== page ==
- HRV COHERENCE BREATHING: x7, 10 minutes. App: HeartRate+ (set to 10 second cycles, with 4.5 seconds in-breath, 5.5 seconds outbreath).
- MEDITATION: x4 20 minute sessions. App: Headspace – as well as my own mindfulness meditation.
- SLEEP MANAGEMENT: Stop work by 10pm. In bed by 11pm. With regular meal times.
- MINDSET: COGNITIVE BIAS REDUCTION: CBT techniques to reduce stress and anxiety and improve mood. 5-10 minutes per day. App: MoodNotes and Moodkit (iOS).
Cog Neuroscience Synergy Principles
I’m tapping into these evidence-based, time-sensitive principles that can help guide our training synergies between different strategies to optimize gains.
1. Capacity-Skills Training
Learning new skills depends on working memory (WM) – e.g. learning new action sequences for chunking individual action elements of a skill together – whether motor actions (e.g. learning to play a musical instrument) or cognitive actions (e.g. learning new logical reasoning skills). Half-sessions of working memory training (e.g. i9 or DNB Pro) can be followed by skill training (e.g. logic problems) to optimize picking up the new skill sets. This works provided that you don’t over-train WM first.
Using this principle, each week I combine 2 half sessions of i9 training with logic problems training.
2. Neural Growth & Integration
As explained in this blog article, aerobic exercise results in neurogenesis – the birth of new adult brain cells. Other ‘energetic challenges’ for the body do this too, including intermittent fasting and even the effects of phytochemicals in turmeric and green tea. On the other hand mental training (meditation or brain training) helps these new cells survive and become integrated into the brain’s circuitry long-term – as shown in the diagram.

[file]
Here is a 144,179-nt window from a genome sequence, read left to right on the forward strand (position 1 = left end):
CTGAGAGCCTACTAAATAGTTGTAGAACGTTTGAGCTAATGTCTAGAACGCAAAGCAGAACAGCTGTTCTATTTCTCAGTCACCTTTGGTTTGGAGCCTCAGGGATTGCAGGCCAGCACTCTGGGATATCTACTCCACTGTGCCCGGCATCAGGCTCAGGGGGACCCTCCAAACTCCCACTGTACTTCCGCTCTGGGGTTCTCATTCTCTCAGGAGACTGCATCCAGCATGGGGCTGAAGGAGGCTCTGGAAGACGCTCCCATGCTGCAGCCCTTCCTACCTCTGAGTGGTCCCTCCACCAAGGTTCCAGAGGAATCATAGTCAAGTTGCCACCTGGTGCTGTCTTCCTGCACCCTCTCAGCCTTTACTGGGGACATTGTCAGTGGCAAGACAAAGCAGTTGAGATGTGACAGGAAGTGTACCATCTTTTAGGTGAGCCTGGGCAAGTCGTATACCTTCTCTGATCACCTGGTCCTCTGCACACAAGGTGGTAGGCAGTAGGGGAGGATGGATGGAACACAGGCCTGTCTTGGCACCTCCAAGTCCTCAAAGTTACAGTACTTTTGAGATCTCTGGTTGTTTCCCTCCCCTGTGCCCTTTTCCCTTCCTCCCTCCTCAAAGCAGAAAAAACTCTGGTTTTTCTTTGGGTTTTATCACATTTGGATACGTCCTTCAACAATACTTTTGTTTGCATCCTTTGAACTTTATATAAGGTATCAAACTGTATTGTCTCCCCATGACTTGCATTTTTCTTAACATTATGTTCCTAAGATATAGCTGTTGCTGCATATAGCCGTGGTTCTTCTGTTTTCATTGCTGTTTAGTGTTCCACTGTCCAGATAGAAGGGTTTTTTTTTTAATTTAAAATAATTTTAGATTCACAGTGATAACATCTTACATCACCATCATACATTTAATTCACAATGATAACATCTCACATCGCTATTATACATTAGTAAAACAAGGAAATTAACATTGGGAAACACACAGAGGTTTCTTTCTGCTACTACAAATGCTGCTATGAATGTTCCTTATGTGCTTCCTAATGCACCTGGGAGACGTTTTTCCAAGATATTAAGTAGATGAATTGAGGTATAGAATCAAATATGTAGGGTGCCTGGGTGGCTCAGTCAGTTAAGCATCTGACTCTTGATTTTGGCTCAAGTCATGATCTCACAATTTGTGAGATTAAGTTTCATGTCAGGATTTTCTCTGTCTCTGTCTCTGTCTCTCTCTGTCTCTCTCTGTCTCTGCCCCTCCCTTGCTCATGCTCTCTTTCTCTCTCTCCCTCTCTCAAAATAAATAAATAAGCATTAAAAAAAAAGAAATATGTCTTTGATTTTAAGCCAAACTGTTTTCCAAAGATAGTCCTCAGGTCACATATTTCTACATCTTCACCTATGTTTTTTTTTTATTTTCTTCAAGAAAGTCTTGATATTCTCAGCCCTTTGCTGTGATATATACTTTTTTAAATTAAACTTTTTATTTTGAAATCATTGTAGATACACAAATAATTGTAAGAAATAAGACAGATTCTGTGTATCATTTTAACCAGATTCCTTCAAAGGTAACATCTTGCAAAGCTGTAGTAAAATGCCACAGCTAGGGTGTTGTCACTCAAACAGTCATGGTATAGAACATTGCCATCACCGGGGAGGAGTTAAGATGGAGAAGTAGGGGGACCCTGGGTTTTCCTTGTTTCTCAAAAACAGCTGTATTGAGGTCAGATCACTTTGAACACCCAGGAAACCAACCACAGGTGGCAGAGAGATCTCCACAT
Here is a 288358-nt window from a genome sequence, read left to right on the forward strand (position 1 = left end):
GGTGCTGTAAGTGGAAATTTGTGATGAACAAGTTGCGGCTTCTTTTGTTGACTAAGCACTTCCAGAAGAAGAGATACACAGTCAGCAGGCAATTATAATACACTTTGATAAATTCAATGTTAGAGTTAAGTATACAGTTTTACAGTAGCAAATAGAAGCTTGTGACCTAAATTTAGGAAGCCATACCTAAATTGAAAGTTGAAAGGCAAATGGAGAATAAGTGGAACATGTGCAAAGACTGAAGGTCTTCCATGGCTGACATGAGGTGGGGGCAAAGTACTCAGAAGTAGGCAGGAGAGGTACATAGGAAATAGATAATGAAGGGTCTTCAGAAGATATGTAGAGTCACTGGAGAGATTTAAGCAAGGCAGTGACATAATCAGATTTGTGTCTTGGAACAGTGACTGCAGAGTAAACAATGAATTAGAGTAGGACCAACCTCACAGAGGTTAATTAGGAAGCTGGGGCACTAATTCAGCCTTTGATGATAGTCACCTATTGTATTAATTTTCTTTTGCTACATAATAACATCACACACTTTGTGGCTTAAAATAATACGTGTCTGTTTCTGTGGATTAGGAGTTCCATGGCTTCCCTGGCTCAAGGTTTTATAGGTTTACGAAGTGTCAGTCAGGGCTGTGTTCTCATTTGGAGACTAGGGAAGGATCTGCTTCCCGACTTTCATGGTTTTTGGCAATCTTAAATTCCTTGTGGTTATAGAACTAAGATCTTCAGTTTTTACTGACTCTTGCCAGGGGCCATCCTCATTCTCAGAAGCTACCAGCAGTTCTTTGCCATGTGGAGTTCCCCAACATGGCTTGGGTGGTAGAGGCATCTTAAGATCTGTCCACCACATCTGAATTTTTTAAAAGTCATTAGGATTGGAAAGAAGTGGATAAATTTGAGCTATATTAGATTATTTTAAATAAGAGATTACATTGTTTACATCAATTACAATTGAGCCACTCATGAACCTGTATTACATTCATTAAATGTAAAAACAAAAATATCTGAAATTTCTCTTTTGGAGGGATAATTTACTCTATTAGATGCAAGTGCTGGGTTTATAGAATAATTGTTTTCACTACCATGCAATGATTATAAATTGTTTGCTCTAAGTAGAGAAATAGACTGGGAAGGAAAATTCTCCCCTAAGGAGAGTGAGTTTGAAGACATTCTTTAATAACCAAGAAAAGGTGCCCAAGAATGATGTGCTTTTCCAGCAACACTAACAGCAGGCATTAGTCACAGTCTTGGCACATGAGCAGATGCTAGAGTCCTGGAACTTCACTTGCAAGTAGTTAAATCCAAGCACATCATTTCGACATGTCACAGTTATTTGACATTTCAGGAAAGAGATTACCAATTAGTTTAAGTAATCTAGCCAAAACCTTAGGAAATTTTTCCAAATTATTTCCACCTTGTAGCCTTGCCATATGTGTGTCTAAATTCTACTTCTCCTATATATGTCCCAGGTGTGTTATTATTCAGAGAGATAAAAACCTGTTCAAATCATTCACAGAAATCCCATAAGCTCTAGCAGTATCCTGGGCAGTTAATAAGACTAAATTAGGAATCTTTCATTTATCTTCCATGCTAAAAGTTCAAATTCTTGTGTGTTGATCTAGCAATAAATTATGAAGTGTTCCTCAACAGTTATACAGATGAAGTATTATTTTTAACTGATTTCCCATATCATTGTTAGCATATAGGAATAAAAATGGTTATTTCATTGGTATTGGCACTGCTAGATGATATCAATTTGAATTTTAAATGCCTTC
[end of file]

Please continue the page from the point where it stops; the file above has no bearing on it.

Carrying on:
3. Hormesis Synergies
As explained in this blog article, intermittent fasting, aerobic exercise, phytochemical nutrients, and cognitive challenges (e.g. effective brain training), are all energetic stressors. They switch on stress-response genes called ‘vitagenes’ in a highly beneficial adaptive cellular stress response (CSR) that promotes health, immunity and physical and mental performance. This is called the hormesis response. Different types of stressors have overlapping but distinct patterns of benefits, and they can work synergistically together.